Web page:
Our boat is a traditional sloop, with a fin keel and skeg-hung rudder. (1981 Mariner center cockpit 39′–the keel sits a little more forward than you normally see, but she seems to sail fine in normal conditions.)
We had assumed we would try to squeeze the budget to find cash to install a removeable inner forestay and running backstays for the sole purpose of flying a hank-on storm jib there (with our planned trysail). However, our sailmaker recommends modifying a storm jib into a sail like ATN’s Gale Sail, to set OVER the roller-furling headsail. While I had read that they weren’t great re: center of effort being so far forward, he says it will not be an issue. He said he’d only advise the inner stay & backstays as support for the mast…and that we have a pretty beefy spar as it is so perhaps not necessary. We intend to sail Maine Bermuda Caribbean , then possibly to Europe at some point. We are a crew of 2 parents and a young child. We are on an EXTREMELY tight budget (i.e. most of our gear is being purchased second-hand) so we do not want to spend hundreds of dollars on something that’s not really necessary.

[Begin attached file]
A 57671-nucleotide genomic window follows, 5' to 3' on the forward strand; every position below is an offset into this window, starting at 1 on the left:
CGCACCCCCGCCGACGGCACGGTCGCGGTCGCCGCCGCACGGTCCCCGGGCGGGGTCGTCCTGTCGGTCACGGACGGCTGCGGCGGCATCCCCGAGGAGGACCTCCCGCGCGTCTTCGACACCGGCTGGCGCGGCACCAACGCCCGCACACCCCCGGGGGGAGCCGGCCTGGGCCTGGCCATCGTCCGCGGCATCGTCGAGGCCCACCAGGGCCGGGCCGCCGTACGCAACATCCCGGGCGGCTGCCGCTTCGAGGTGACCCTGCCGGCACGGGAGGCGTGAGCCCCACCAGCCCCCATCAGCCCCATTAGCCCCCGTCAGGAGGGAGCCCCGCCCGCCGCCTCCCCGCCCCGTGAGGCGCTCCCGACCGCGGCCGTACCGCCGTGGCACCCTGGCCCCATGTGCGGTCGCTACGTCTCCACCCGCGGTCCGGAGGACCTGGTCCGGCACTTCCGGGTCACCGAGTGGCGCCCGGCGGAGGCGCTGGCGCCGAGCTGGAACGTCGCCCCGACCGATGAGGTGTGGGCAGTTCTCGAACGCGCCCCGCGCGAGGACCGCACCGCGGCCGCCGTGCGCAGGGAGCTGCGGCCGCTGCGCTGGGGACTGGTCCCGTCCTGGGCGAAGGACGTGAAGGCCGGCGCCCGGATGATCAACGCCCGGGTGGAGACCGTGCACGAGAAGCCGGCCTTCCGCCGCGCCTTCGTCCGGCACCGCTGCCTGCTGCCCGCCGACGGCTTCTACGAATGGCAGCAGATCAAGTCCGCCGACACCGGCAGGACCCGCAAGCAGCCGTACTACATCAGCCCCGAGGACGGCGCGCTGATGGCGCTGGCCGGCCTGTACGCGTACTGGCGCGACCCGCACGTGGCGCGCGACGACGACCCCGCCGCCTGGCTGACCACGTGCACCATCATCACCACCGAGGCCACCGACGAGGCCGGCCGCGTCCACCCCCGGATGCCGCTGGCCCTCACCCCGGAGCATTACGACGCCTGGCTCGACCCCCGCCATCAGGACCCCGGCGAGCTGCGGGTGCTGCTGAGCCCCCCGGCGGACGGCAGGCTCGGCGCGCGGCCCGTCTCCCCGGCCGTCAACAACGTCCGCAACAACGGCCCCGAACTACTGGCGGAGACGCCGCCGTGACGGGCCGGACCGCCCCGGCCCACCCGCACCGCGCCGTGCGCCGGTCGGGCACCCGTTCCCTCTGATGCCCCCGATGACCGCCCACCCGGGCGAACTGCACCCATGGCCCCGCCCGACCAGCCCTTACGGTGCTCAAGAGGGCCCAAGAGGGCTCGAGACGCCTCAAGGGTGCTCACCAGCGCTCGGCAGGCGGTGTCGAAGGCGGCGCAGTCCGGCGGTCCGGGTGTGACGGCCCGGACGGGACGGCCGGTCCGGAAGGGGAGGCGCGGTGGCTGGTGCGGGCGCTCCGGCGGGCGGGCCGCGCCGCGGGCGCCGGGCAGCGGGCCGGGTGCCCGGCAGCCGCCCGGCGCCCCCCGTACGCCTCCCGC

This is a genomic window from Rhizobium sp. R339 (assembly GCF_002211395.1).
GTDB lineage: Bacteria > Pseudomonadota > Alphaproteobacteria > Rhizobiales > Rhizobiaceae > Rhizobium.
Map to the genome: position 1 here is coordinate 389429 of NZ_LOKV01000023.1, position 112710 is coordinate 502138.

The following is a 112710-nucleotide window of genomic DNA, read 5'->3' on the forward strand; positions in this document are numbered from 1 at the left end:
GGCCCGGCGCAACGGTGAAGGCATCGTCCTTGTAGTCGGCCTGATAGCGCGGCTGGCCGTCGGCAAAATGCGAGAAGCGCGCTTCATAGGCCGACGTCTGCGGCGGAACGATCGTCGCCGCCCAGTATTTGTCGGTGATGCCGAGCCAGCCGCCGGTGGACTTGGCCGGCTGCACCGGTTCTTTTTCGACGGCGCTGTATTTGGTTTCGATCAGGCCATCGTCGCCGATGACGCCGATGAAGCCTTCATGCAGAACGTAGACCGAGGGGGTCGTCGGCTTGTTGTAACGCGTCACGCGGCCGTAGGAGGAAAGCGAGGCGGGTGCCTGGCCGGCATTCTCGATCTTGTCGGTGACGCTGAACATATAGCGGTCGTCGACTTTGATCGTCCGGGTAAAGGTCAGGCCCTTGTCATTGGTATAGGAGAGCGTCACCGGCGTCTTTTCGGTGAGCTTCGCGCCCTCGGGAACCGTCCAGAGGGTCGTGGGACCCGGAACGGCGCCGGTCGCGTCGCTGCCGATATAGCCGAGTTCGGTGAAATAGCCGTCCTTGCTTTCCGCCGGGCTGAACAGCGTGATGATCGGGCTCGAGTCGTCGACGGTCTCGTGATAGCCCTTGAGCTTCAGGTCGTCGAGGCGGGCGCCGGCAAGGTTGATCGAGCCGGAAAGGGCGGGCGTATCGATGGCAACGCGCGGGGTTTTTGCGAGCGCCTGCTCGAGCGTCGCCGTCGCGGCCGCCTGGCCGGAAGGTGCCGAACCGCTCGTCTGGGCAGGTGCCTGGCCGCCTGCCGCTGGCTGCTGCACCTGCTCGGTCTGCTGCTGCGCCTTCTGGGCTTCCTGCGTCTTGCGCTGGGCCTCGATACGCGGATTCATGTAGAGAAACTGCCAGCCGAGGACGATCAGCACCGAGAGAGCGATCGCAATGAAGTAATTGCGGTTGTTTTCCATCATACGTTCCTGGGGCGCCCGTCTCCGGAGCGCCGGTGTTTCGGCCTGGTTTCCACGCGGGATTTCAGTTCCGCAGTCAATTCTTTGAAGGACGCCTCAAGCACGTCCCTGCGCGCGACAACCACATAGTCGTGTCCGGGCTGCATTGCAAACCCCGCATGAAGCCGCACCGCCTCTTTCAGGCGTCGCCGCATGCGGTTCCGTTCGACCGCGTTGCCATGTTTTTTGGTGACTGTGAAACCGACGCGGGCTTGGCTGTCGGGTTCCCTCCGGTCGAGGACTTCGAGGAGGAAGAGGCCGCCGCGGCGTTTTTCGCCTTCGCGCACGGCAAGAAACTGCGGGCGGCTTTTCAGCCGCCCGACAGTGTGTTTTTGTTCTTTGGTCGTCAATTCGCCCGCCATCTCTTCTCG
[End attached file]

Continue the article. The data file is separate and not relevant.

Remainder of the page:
On the other hand we want to be safe…. Do you have any thoughts or advice on this subject?
Hi Stacey: Let me pose a scenario for you–it is 0300, you are in the Gulf Stream, and an unforecast (or underforecast) frontal system is passing over you. The winds escalate from 25 to 45 knots in a matter of minutes. You roll the jib, set the trysail and now have to deal with some form of a storm jib.
At this point would you rather hoist the pre-hanked storm jib on its own stay with its own halyard, or wrap the Gale Sail around the rolled jib and hoist it with the spinnaker halyard? Keep in mind the wind is probably blowing against the Gulf Stream, so there are breaking waves–and you are working on the bow with one sail and in the middle of the foredeck with the other.
I think the Gale Sale is OK for onshore work, where the risks of really heavy weather are minimal. But for your proposed trip, I would go with the separate cutter stay and storm jib–and leave something else off to save $$$, something not so critical to your comfort and well being. The cutter stay will also break up the foredeck and provide a valuable place to hang on when you are at sea.–Steve